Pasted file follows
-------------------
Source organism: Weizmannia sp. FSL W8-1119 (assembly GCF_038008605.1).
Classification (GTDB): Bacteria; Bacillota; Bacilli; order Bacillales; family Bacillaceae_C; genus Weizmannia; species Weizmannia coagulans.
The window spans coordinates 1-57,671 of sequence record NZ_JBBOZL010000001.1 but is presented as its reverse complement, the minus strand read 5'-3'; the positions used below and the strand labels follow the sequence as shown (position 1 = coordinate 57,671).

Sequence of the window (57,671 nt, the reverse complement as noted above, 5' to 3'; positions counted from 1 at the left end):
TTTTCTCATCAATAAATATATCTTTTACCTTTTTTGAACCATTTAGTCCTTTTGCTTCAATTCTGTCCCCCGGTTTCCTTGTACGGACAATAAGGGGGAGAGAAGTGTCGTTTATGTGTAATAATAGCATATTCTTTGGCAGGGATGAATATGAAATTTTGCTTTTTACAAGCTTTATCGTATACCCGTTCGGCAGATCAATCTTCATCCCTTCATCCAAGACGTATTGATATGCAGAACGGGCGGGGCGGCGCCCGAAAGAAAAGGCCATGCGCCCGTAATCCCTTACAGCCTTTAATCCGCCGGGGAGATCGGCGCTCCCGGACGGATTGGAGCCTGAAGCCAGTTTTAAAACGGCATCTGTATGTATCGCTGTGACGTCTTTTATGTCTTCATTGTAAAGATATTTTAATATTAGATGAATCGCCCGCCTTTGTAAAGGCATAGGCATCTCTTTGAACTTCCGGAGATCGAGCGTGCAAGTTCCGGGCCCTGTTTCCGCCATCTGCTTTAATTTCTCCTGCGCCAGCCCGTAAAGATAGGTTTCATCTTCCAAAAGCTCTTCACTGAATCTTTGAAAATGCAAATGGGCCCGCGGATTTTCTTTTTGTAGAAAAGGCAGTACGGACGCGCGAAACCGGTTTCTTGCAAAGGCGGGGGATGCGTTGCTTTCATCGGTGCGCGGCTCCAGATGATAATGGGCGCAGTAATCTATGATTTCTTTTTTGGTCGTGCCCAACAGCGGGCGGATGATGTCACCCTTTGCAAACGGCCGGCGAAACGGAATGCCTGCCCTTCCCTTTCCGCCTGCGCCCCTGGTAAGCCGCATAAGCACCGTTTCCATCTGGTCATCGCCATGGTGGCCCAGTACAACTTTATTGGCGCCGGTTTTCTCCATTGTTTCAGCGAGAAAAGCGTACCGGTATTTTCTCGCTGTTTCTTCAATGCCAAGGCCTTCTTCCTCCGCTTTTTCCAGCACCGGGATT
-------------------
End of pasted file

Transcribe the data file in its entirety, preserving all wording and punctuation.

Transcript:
Source organism: Weizmannia sp. FSL W8-1119 (assembly GCF_038008605.1).
Classification (GTDB): Bacteria; Bacillota; Bacilli; order Bacillales; family Bacillaceae_C; genus Weizmannia; species Weizmannia coagulans.
The window spans coordinates 1-57,671 of sequence record NZ_JBBOZL010000001.1 but is presented as its reverse complement, the minus strand read 5'-3'; the positions used below and the strand labels follow the sequence as shown (position 1 = coordinate 57,671).

Sequence of the window (57,671 nt, the reverse complement as noted above, 5' to 3'; positions counted from 1 at the left end):
TTTTCTCATCAATAAATATATCTTTTACCTTTTTTGAACCATTTAGTCCTTTTGCTTCAATTCTGTCCCCCGGTTTCCTTGTACGGACAATAAGGGGGAGAGAAGTGTCGTTTATGTGTAATAATAGCATATTCTTTGGCAGGGATGAATATGAAATTTTGCTTTTTACAAGCTTTATCGTATACCCGTTCGGCAGATCAATCTTCATCCCTTCATCCAAGACGTATTGATATGCAGAACGGGCGGGGCGGCGCCCGAAAGAAAAGGCCATGCGCCCGTAATCCCTTACAGCCTTTAATCCGCCGGGGAGATCGGCGCTCCCGGACGGATTGGAGCCTGAAGCCAGTTTTAAAACGGCATCTGTATGTATCGCTGTGACGTCTTTTATGTCTTCATTGTAAAGATATTTTAATATTAGATGAATCGCCCGCCTTTGTAAAGGCATAGGCATCTCTTTGAACTTCCGGAGATCGAGCGTGCAAGTTCCGGGCCCTGTTTCCGCCATCTGCTTTAATTTCTCCTGCGCCAGCCCGTAAAGATAGGTTTCATCTTCCAAAAGCTCTTCACTGAATCTTTGAAAATGCAAATGGGCCCGCGGATTTTCTTTTTGTAGAAAAGGCAGTACGGACGCGCGAAACCGGTTTCTTGCAAAGGCGGGGGATGCGTTGCTTTCATCGGTGCGCGGCTCCAGATGATAATGGGCGCAGTAATCTATGATTTCTTTTTTGGTCGTGCCCAACAGCGGGCGGATGATGTCACCCTTTGCAAACGGCCGGCGAAACGGAATGCCTGCCCTTCCCTTTCCGCCTGCGCCCCTGGTAAGCCGCATAAGCACCGTTTCCATCTGGTCATCGCCATGGTGGCCCAGTACAACTTTATTGGCGCCGGTTTTCTCCATTGTTTCAGCGAGAAAAGCGTACCGGTATTTTCTCGCTGTTTCTTCAATGCCAAGGCCTTCTTCCTCCGCTTTTTCCAGCACCGGGATT